There was a time not that long ago when working in an office meant that you were surrounded by people who were employed by the same company and were often committed to the same project.
All that changed in 2005, when Brad Neuberg opened up the first coworking space called “The Hat Factory” in San Francisco. Since then, coworking has caught like fire and has spread across the country.
Before you start hunting for an office for rent, you may want to consider a coworking space. They’re ideal situations for freelancers, independent contractors and other nomadic workers who long for the camaraderie they’re missing by being apart from a physical office.
Pros and Cons of Coworking Spaces
Coworking spaces are great commercial real estate solutions for some independent workers, but they’re not for everybody. Before you jump into this latest trend in commercial real estate, consider these things:
They’re spaces for sharing ideas. Many creative professionals have found ways to connect to one another using social media and other virtual tools, but in a coworking space those people are literally right in front of you. If you thrive in an environment where you can share ideas with others and don’t mind helping out when you can, a coworking space may be a perfect fit.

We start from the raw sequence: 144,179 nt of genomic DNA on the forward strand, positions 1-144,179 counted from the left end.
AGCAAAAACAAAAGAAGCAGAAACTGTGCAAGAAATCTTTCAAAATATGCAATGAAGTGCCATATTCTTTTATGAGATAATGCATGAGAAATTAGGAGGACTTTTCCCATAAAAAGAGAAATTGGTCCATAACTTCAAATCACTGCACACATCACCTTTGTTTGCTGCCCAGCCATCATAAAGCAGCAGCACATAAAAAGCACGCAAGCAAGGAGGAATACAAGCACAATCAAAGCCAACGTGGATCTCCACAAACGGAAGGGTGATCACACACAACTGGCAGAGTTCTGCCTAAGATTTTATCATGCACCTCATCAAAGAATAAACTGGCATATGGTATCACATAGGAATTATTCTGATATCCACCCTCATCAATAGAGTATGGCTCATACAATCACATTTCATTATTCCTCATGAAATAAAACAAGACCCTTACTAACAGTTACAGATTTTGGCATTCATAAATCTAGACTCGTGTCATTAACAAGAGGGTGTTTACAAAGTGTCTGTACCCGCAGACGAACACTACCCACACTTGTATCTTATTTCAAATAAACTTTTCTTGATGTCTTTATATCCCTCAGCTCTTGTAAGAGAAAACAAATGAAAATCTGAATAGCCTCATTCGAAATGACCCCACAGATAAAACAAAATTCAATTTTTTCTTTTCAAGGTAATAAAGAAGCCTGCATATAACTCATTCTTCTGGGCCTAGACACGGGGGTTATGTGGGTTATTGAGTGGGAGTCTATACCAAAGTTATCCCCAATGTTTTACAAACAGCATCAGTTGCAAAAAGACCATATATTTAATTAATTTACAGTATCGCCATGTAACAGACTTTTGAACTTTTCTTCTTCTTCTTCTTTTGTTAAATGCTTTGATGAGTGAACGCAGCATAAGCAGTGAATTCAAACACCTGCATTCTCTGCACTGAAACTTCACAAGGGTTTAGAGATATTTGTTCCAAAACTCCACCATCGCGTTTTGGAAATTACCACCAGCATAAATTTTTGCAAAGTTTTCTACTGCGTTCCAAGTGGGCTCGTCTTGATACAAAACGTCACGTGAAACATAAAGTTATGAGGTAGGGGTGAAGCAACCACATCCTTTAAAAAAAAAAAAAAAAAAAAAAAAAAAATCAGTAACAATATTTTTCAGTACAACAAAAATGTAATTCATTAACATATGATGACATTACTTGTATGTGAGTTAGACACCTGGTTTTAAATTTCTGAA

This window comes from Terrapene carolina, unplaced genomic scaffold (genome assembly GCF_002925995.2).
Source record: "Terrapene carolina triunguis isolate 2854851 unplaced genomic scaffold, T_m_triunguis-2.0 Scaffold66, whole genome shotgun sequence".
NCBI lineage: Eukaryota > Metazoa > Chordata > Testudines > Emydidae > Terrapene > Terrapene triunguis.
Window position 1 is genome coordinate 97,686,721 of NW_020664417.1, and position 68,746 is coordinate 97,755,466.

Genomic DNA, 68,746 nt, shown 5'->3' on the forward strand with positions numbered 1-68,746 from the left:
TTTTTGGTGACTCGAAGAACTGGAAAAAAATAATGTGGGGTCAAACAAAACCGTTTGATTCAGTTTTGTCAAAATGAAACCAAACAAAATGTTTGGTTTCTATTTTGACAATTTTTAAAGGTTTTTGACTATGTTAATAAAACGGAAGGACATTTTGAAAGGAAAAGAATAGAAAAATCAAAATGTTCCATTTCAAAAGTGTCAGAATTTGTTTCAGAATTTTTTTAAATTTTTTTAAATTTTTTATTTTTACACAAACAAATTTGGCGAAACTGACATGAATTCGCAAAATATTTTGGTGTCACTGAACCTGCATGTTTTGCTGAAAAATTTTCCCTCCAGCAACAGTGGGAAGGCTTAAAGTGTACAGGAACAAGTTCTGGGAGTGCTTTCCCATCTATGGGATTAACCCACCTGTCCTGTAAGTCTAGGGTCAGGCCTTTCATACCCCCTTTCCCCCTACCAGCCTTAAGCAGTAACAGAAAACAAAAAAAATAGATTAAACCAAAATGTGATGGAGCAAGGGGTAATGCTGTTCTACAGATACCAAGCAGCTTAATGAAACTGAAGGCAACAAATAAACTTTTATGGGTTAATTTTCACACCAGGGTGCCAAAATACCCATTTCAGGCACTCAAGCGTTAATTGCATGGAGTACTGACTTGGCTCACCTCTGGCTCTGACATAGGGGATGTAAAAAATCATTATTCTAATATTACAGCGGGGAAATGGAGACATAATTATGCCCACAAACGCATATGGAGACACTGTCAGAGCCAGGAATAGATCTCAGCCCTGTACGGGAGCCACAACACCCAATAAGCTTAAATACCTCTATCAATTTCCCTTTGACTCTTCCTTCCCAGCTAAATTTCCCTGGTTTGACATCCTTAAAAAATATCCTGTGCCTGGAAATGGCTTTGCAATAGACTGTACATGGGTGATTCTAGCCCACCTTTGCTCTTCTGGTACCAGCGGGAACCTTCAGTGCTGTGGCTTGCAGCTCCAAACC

You’ll be invited to all the best parties. Like a corporate office, many coworking spaces have office parties and group celebrations. If this is the kind of thing you’d rather avoid because you’re an isolated and brooding artist or are simply trying to avoid excessive sugar, coworking might not be the best fit.
Desks are cheaper than offices. Renting a professional office for one can mean a large expense with a long lease, but coworking spaces are generally much less expensive. If you just need an escape from your house so you can focus, instead of a private place to work, a coworking space can be an affordable option for sole proprietorships and individual freelancers. You’ll have a business address just like at an office, without all the responsibility that comes with a long-term lease.
You’ll have to do the laundry later. Unfortunately, leaving your home office also means that you can’t do those little things you generally get done during your work day. You can’t walk the dog over lunch, or throw in a load of laundry or stack dinner in the slow cooker. These time savers that you’ve done for years without really considering can add up and you may find that you’re spending too much of your free time doing chores if you start coworking.
Coworking spaces can be a great experience for the right type of worker, but they’re not for everybody. If you’ve been missing the office experience, it won’t hurt to give it a try — most coworking spaces don’t come with excessively long or binding leases. And who knows, coworking might be the perfect working environment for you.